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Microsoft Skips Windows 9, Heads Straight to Windows 10

The operating system, due next year, is designed to blend Windows old and new, and will also serve as the next version for Microsoft's Windows Phone software.

Ina Fried

Microsoft on Tuesday gave its first detailed look at the next major update to Windows, which it has decided to call Windows 10.

The software, expected to be released in final form next year, is designed to run across the broadest array of devices, with screens ranging from four inches to 80 inches, with some devices having no screens at all.

“Windows 10 will be our most comprehensive platform ever,” Windows chief Terry Myerson said at a briefing with reporters in San Francisco. “It wouldn’t be right to call it Windows 9.”

In addition to being the next version of Microsoft’s PC operating system, Windows 10 will also be the next major release for Windows Phone as Microsoft moves to a single OS for PCs, phones and tablets.

Visually, Windows 10 resembles Windows 7 as much as Windows 8. Many of Windows 8’s user interface features are still present, but they are tucked into a more traditional Windows interface. Both classic and new-style apps run side-by-side with a less jarring distinction between the two types of programs.

Phones will have a different user interface from the one shown Tuesday, but Microsoft declined to offer many details on that, saying only that it would be an evolutionary update to Windows Phone 8.1.

A technical preview version of the software will be made available starting on Wednesday, Myerson said. Consumers that don’t mind trying early, pre-release software can download the Windows 10 preview part of a new Windows Insider program. ”

“We’re planning to share more than we ever have before, frankly earlier than we have before,” Myerson said. “We know there are these people that want to live on the edge with us.”

In demonstrating the new software, Windows VP Joe Belfiore demonstrated how the new Windows will work with a wide-range of interfaces, ranging from the very old-school command prompt, to the Windows 7-style task bar to modern touch screens.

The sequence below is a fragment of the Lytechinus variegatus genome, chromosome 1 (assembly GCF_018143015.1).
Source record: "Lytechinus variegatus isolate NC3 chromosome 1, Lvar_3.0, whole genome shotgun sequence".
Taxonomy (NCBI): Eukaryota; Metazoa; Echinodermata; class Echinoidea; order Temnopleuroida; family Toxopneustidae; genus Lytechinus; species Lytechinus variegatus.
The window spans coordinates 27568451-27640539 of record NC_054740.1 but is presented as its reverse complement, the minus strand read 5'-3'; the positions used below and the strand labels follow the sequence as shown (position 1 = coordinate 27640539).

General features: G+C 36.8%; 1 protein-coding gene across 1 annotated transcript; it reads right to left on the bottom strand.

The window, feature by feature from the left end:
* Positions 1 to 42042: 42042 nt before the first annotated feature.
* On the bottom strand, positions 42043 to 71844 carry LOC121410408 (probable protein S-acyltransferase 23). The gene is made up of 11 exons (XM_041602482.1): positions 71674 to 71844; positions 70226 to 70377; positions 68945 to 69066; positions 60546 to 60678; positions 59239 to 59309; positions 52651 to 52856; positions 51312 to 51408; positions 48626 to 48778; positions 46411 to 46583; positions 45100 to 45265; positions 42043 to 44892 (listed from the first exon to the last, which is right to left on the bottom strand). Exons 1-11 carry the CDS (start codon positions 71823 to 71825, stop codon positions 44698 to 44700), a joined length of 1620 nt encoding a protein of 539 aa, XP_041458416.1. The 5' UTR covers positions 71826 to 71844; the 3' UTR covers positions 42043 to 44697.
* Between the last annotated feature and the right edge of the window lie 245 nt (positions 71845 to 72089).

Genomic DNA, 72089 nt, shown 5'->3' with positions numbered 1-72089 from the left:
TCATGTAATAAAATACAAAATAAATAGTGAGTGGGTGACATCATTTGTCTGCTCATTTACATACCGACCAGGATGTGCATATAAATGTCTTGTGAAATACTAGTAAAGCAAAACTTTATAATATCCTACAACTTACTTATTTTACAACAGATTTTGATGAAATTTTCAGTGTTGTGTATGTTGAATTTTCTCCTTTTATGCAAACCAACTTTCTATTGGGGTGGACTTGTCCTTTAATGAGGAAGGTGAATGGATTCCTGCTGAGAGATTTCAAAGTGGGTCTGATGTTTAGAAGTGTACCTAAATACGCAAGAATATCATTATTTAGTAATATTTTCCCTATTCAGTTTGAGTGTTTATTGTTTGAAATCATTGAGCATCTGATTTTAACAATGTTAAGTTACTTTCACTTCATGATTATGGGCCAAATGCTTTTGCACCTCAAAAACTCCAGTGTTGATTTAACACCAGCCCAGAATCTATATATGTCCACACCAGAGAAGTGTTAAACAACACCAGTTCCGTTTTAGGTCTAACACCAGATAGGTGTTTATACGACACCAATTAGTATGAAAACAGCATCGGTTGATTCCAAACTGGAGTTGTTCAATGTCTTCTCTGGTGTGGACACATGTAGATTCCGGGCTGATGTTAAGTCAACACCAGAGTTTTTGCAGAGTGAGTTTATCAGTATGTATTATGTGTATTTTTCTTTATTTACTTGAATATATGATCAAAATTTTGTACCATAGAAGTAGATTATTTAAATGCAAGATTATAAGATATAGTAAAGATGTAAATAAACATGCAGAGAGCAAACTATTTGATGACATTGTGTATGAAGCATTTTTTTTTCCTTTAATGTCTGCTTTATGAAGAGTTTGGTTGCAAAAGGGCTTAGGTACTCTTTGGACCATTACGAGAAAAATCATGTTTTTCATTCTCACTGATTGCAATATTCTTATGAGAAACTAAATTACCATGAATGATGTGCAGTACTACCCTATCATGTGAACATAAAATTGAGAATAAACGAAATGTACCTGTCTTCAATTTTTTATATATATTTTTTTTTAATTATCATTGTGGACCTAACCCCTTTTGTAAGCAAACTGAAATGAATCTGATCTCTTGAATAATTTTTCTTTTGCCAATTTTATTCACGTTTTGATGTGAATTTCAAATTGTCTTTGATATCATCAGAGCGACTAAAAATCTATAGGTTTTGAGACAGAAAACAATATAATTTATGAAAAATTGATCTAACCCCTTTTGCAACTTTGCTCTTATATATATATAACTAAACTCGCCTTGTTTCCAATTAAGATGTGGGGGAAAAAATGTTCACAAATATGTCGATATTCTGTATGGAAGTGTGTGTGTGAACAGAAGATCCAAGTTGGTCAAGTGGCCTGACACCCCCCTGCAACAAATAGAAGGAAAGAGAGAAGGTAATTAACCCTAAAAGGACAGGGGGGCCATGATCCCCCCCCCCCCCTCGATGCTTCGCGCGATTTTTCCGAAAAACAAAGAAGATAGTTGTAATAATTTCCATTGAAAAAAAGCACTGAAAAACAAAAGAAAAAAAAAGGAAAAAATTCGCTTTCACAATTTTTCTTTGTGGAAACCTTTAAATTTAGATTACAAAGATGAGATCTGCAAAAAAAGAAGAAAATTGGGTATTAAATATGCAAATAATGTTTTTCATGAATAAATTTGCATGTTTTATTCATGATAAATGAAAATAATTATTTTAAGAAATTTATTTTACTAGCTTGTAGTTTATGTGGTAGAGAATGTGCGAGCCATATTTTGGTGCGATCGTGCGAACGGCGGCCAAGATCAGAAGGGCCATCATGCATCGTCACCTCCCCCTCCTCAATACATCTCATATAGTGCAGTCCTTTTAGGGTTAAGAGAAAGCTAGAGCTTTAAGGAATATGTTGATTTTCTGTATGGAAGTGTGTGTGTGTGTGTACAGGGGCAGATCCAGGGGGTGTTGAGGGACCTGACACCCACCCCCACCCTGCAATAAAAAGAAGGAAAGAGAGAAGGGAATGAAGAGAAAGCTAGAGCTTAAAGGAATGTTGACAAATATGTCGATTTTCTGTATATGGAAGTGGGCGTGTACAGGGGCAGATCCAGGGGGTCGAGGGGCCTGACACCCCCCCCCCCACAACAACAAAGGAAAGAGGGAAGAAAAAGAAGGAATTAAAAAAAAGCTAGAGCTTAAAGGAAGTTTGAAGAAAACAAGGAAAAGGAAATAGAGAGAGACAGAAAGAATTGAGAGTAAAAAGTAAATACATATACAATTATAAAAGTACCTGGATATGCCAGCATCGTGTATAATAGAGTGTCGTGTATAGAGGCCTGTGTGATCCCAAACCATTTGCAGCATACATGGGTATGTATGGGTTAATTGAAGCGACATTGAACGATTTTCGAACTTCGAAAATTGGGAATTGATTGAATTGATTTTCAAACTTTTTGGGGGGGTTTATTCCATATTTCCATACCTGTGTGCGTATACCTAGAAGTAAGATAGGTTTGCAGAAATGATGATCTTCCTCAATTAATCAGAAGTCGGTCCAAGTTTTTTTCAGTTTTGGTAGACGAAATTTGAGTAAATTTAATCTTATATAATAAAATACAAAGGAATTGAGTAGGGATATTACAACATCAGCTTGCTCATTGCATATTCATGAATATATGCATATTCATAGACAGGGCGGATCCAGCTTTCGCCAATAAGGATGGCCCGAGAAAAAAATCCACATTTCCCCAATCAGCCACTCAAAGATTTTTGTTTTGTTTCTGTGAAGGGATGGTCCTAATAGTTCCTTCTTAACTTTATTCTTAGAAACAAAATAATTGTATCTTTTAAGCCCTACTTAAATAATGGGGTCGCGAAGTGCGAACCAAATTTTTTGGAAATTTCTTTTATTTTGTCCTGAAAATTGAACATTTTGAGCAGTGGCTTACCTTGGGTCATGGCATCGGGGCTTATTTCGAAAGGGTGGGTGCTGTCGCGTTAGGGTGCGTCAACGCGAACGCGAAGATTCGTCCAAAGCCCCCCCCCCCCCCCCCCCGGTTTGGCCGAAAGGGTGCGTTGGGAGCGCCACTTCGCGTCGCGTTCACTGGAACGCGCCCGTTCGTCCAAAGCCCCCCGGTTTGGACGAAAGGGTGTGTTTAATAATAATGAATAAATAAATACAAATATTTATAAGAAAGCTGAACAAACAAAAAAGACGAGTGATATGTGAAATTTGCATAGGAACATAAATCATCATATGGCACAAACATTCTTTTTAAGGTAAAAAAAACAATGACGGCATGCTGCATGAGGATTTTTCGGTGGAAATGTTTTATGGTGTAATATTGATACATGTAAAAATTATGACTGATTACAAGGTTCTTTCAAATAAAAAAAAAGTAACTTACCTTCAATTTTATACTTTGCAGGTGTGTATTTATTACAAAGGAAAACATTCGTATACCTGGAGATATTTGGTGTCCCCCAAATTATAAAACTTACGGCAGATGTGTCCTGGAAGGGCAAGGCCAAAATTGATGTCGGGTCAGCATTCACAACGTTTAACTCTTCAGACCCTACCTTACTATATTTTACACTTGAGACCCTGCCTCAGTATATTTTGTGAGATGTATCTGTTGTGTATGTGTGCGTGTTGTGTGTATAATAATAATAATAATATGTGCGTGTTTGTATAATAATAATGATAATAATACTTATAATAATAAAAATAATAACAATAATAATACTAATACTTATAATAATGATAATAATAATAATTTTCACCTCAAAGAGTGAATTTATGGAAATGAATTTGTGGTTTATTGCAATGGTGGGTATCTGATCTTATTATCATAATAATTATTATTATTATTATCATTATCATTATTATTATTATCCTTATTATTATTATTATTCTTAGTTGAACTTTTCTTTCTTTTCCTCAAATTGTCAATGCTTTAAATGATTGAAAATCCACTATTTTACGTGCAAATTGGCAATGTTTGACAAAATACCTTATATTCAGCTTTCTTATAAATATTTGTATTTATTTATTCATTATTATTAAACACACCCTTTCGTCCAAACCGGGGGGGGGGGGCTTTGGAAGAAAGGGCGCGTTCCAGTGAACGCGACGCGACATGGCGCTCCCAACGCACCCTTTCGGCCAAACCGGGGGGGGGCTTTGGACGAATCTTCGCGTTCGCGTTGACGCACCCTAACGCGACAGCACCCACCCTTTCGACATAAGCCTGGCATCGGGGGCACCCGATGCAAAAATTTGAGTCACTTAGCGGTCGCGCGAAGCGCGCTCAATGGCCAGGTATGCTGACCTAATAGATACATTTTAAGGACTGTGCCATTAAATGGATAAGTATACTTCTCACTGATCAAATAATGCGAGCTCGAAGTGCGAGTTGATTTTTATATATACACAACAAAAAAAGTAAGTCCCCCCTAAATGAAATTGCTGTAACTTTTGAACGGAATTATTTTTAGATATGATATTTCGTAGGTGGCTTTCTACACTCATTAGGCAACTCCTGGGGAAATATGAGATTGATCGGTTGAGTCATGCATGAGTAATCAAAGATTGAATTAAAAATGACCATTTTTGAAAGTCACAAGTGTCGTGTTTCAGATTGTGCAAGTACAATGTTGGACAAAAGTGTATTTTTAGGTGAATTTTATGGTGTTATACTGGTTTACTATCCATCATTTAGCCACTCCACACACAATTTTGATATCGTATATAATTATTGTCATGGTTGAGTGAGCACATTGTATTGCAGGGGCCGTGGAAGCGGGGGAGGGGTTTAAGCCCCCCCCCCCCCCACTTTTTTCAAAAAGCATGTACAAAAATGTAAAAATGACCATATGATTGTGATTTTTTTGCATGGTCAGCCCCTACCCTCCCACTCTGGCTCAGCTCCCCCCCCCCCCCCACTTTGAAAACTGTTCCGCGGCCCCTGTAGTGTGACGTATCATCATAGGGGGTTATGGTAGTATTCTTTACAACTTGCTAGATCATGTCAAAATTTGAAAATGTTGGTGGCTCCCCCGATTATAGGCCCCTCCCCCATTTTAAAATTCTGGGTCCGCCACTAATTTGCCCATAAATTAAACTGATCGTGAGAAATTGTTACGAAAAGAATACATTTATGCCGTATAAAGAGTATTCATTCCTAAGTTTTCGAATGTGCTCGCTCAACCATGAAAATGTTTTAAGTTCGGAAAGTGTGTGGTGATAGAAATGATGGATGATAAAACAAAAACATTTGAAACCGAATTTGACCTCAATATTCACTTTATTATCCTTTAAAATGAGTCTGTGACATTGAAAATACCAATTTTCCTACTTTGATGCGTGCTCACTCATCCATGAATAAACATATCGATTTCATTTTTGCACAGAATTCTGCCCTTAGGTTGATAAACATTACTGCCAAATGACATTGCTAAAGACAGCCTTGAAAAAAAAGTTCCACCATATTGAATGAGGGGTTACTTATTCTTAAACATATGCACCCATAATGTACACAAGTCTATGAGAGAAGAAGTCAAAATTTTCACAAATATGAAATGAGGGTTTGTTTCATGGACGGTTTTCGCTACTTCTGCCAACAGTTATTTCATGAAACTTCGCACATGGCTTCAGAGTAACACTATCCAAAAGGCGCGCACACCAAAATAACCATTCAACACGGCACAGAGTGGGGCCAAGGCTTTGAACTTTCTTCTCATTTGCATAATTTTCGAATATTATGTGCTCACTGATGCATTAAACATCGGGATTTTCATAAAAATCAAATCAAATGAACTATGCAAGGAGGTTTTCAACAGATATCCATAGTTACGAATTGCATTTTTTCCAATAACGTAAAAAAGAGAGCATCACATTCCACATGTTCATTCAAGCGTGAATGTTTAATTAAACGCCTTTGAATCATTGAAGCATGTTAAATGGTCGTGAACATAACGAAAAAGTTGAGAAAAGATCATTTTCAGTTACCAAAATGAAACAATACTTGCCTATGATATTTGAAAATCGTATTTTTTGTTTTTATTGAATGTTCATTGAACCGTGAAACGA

Windows 10 represents a critical launch for Microsoft, which has seen exceptionally slow business take-up for Windows 8 during its two years on the market.

An added challenge for Microsoft is that it now has millions of users on touch-screen Windows 8 devices and hundreds of millions of people using older versions of the software with a mouse and keyboard.

Microsoft has a lot of different constituencies to please, not to mention trying to appeal to a generation of new computer buyers that have grown up with iPhones, iPads and Android devices.

While highlighting work that the company has done to appeal toward existing mouse-and-keyboard users, Belfiore said “We definitely see people moving towards touch.”

The company is also working on an approach called “continuum” that would allow convertible laptops to switch between a standard view and a tablet-centric view more similar to Windows 8. Belfiore showed a video of how this could work, but said the feature is not yet far enough along to demonstrate publicly.

While Microsoft is previewing the code now it will be some time before the company reveals other details, such as exact timing and pricing.

Myerson declined to say whether Microsoft will sell Windows 10 differently, such as via subscription or other means. He also said it was too soon to say if Windows 10 would arrive sooner for some types of devices than for others.

Microsoft focused its pitch on Tuesday to business customers, with additional events expected in the coming months to tout features for other audiences.

Myerson said the company will talk more about the consumer features early next year, with plans to release it later in 2015, at some point following the company’s Build conference for developers.

“Mid-next year would be a reasonable time to think about it,” Myerson said.

This article originally appeared on Recode.net.

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